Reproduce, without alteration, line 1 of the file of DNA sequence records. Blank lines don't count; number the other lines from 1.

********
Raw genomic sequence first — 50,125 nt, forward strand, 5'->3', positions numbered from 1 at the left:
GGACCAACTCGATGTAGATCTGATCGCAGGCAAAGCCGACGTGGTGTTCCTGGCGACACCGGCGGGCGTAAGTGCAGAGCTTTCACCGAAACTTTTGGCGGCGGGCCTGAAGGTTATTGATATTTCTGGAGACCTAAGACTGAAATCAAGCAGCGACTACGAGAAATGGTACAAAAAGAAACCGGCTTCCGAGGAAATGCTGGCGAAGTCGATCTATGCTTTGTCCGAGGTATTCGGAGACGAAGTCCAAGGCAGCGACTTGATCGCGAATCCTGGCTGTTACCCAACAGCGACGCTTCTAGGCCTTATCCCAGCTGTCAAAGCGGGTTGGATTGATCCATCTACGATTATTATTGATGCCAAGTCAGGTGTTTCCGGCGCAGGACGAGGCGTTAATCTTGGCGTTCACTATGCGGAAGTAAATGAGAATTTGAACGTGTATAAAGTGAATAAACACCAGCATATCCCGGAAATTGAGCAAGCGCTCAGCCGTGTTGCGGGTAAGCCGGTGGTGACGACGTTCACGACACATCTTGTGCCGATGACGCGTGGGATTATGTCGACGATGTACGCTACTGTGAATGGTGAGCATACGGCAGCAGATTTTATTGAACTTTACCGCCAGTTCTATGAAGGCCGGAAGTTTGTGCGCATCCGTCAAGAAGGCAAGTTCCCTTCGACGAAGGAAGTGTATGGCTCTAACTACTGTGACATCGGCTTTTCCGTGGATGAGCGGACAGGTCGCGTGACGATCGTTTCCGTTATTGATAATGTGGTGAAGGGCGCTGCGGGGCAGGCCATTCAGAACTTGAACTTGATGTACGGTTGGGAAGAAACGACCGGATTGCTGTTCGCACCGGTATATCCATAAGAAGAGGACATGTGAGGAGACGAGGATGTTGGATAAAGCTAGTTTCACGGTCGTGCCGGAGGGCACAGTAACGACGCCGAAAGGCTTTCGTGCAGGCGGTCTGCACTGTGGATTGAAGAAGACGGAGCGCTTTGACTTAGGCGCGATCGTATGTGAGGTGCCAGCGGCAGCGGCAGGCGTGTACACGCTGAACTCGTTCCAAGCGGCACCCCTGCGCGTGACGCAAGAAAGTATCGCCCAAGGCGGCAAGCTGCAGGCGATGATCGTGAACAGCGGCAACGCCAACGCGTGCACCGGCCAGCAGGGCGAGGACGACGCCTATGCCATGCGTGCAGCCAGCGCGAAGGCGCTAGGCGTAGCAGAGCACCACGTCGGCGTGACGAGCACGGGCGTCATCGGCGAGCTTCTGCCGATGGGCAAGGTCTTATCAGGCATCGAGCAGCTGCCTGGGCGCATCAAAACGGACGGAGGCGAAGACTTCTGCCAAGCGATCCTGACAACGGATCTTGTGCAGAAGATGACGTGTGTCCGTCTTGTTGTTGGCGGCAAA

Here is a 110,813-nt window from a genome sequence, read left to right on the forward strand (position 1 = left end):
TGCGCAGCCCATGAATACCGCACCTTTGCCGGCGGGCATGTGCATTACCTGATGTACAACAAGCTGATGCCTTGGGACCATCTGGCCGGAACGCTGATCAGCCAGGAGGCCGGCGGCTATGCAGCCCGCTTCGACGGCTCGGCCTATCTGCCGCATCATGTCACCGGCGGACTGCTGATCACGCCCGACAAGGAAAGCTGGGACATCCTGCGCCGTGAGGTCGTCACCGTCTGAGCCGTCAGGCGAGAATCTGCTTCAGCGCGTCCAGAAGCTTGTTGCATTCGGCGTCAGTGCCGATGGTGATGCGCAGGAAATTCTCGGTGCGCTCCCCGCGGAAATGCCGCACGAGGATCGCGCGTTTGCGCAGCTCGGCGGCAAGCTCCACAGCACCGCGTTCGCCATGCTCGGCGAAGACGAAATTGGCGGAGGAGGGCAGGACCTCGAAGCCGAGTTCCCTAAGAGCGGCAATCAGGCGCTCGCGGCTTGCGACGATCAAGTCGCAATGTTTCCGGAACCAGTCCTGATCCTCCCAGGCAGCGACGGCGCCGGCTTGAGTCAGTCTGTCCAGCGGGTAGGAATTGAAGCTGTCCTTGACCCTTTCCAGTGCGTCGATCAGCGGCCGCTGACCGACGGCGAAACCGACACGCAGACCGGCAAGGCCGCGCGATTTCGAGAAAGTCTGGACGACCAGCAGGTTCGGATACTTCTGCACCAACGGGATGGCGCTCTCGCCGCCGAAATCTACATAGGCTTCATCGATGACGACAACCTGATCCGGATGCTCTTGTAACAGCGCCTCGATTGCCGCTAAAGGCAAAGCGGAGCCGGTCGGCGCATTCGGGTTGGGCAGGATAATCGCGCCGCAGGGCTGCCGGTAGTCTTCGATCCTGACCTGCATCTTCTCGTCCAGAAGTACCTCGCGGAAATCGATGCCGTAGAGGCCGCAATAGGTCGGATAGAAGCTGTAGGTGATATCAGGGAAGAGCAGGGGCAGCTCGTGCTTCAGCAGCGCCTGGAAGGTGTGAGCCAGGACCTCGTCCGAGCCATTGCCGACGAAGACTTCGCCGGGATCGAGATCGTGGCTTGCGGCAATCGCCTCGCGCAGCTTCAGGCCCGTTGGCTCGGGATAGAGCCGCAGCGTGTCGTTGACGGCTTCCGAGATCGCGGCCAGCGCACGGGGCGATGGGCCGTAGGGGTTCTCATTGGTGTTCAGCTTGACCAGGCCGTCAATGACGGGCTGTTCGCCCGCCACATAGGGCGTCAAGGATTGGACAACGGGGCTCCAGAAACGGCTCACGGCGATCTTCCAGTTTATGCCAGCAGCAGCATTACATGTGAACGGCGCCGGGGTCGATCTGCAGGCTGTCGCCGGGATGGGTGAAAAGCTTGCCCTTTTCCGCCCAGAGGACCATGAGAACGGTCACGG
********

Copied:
Raw genomic sequence first — 50,125 nt, forward strand, 5'->3', positions numbered from 1 at the left: